Back Story: The Book of Revelation is the source of some of the most intense imagery in the Bible: the Four Horsemen of the Apocalypse; 666: the Mark of the Beast; the arrival of the Antichrist; water turning to blood; worldwide doom and destruction as asteroids strike the earth and wars, famines, and epidemics rage, for example. It’s also the inspiration for Apoc, a new font from Adele Type Foundry. “We fell in love with lettering we found in a book about the Revelations of St. John and immediately started sketching from it,” says Matthieu Salvaggio, the font’s designer.
Apoc began as an experimental project, just including the uppercase letters needed to spell apocalypse, but the designers soon felt compelled to keep going and create an entire font. They listened to the album Ofnir, by Danish pagan folk band Heilung, on repeat while they worked, and used its song lyrics to typeset sample texts during the design process. (If you aren’t familiar with Heilung, they describe themselves thusly: “We reach far back in time to the Northern European iron age and Viking period to create a sound experience.” Song themes range from running water via human bones to reconstructed swords and shields, ancient frame drums, and bronze rings.)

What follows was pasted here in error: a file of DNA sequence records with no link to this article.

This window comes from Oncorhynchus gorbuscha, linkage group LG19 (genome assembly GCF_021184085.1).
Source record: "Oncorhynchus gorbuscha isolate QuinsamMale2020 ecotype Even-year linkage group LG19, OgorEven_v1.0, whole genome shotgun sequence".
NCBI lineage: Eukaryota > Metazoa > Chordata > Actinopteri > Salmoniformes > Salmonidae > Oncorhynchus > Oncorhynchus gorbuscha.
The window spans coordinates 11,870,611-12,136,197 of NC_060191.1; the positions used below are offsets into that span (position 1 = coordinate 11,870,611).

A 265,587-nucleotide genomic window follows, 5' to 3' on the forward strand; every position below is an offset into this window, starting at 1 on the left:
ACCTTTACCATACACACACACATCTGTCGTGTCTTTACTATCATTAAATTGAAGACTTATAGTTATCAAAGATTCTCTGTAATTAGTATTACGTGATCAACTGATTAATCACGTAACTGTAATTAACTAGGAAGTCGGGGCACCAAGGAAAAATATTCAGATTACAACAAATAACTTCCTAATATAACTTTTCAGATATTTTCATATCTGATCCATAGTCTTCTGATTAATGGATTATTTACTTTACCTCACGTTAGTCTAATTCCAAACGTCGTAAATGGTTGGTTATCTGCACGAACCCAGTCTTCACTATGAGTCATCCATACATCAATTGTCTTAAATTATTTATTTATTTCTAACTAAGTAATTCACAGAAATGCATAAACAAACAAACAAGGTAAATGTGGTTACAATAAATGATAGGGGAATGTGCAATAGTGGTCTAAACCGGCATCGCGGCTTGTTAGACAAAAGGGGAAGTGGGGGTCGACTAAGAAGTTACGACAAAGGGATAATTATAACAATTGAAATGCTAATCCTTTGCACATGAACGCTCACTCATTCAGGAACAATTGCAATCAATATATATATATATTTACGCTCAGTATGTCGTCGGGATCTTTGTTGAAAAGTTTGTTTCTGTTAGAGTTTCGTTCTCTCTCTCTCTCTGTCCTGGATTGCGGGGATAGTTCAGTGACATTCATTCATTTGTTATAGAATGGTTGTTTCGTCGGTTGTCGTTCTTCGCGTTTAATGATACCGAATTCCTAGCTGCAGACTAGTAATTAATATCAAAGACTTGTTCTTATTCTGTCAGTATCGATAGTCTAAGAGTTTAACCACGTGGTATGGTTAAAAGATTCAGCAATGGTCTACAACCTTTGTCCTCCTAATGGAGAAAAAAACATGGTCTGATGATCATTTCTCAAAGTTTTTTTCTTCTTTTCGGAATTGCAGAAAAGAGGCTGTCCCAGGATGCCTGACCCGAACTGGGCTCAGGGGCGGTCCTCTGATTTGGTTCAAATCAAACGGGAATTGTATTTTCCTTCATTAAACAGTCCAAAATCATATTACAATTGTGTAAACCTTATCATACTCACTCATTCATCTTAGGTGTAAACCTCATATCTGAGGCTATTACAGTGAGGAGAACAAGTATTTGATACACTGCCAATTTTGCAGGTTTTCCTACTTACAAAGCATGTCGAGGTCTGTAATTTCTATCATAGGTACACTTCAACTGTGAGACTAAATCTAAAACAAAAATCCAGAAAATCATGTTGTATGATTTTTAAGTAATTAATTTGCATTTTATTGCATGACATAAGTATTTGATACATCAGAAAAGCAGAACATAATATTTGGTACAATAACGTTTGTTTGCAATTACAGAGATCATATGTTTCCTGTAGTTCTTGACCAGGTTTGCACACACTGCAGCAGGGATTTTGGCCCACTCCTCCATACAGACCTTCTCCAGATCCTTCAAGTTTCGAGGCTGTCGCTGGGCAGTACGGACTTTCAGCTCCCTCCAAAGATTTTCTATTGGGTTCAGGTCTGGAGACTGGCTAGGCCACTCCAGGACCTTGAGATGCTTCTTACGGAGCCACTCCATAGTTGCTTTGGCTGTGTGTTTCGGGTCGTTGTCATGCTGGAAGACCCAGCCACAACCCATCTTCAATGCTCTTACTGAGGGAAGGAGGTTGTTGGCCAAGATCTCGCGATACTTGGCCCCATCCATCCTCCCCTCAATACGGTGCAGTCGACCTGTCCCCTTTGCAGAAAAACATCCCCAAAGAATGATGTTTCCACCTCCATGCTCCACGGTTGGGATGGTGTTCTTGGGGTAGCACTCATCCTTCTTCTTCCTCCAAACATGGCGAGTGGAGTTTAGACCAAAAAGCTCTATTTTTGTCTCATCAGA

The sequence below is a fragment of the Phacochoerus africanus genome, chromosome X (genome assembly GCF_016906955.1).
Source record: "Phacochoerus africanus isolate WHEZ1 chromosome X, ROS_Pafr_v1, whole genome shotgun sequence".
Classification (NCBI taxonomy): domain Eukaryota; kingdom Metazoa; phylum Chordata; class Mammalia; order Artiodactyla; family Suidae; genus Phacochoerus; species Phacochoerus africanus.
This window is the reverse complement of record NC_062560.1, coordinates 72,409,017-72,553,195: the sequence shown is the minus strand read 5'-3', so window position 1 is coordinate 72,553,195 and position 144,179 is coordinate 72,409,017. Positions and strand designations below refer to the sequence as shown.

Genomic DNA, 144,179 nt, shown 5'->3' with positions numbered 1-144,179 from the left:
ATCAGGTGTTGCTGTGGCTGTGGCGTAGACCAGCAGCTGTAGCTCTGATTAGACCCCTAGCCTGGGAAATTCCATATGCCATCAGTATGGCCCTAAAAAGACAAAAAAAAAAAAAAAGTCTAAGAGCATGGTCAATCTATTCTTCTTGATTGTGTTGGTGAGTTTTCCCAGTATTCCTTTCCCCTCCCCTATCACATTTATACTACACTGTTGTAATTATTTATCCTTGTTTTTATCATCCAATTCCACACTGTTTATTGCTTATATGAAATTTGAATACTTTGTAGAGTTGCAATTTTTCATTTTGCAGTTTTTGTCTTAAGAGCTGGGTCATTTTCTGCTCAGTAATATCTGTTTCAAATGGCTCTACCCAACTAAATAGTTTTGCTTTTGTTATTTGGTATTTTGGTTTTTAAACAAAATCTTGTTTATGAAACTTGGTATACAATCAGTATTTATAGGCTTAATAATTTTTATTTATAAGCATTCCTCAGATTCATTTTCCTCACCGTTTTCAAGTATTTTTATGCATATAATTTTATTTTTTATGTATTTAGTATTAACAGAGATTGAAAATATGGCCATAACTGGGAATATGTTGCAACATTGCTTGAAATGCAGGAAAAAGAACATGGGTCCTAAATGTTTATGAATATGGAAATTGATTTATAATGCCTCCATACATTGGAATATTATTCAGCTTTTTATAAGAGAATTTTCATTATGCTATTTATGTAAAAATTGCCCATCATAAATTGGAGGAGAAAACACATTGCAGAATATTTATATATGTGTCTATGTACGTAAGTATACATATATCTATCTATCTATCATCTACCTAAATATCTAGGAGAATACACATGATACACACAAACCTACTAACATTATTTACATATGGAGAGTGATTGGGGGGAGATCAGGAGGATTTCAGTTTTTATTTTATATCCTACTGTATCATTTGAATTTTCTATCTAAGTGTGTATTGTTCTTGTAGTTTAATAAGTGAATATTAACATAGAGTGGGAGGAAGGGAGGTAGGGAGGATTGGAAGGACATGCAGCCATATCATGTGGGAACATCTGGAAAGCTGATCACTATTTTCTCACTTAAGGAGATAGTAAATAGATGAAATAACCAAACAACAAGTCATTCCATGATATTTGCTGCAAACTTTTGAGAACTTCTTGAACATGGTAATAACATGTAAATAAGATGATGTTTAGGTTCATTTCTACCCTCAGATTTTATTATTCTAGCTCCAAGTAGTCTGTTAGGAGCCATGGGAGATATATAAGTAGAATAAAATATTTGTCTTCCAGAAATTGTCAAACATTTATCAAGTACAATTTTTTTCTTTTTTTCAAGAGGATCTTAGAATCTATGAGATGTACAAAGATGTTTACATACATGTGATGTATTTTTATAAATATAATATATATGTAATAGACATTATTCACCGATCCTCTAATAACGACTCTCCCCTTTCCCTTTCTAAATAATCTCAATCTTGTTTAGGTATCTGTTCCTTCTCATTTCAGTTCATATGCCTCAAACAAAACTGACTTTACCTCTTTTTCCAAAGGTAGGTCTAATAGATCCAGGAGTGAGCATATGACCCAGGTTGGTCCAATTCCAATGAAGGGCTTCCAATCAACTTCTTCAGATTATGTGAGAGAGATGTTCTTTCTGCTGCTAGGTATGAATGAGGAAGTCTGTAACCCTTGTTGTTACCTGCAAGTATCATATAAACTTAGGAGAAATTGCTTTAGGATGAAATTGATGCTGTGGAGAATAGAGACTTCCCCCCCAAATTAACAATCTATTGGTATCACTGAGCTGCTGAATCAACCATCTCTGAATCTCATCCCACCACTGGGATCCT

While Apoc borrows from much of the terrifying imagery of the Book of Revelation, Salvaggio rightly points out that the book also promises the restoration of order, holiness, and light in the world by the time of its conclusion. The designers addressed this as well. “When used as plain text in smaller sizes, Apoc Light brings the page’s whiteness forward, letting the light come through,” Salvaggio says.
Why’s it called Apoc? “Since the starting point of this type family is a book about the Revelations of St. John, we had to go along with it: Apoc(alypse) a.k.a. Apoc,” says Salvaggio.
What are its distinguishing characteristics? Apoc’s thin letterforms utilize aggressively sharp serifs and thorny shoulders inspired by Christ’s crown of thorns. Many of the distinctive letter shapes, such as the lowercase “d” and “b,” draw inspiration from handwriting. According to Salvaggio, “The design has clear historic links to Humanist letter shapes and proportions but adds something new in the counter-form shapes.”
The Light version features angular serifs for stability in the experimental letter shapes, while the Dark is slightly Egyptian in feel, with an extended x-height and squared serifs.
What should I use it for? Apoc is best as a display font for strong headlines on posters, album covers (Heilung, are you listening?), or book and magazine covers. Use the “Dark” and “Light” versions together to bring strong contrast to text layouts.